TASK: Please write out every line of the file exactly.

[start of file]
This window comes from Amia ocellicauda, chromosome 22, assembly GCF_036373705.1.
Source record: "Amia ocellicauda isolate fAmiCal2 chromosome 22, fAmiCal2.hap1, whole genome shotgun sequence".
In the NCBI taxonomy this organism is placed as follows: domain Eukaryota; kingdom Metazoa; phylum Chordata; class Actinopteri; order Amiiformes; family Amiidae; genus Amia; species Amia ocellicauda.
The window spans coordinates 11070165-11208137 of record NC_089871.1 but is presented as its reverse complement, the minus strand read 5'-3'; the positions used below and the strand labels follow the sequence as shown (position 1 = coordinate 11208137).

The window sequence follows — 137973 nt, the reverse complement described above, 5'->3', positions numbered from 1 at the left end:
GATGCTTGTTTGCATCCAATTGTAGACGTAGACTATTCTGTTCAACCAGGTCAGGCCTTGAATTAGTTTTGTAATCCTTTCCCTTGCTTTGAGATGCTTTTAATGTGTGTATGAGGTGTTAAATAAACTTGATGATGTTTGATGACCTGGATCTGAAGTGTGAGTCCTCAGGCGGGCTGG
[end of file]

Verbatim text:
This window comes from Amia ocellicauda, chromosome 22, assembly GCF_036373705.1.
Source record: "Amia ocellicauda isolate fAmiCal2 chromosome 22, fAmiCal2.hap1, whole genome shotgun sequence".
In the NCBI taxonomy this organism is placed as follows: domain Eukaryota; kingdom Metazoa; phylum Chordata; class Actinopteri; order Amiiformes; family Amiidae; genus Amia; species Amia ocellicauda.
The window spans coordinates 11070165-11208137 of record NC_089871.1 but is presented as its reverse complement, the minus strand read 5'-3'; the positions used below and the strand labels follow the sequence as shown (position 1 = coordinate 11208137).

The window sequence follows — 137973 nt, the reverse complement described above, 5'->3', positions numbered from 1 at the left end:
GATGCTTGTTTGCATCCAATTGTAGACGTAGACTATTCTGTTCAACCAGGTCAGGCCTTGAATTAGTTTTGTAATCCTTTCCCTTGCTTTGAGATGCTTTTAATGTGTGTATGAGGTGTTAAATAAACTTGATGATGTTTGATGACCTGGATCTGAAGTGTGAGTCCTCAGGCGGGCTGG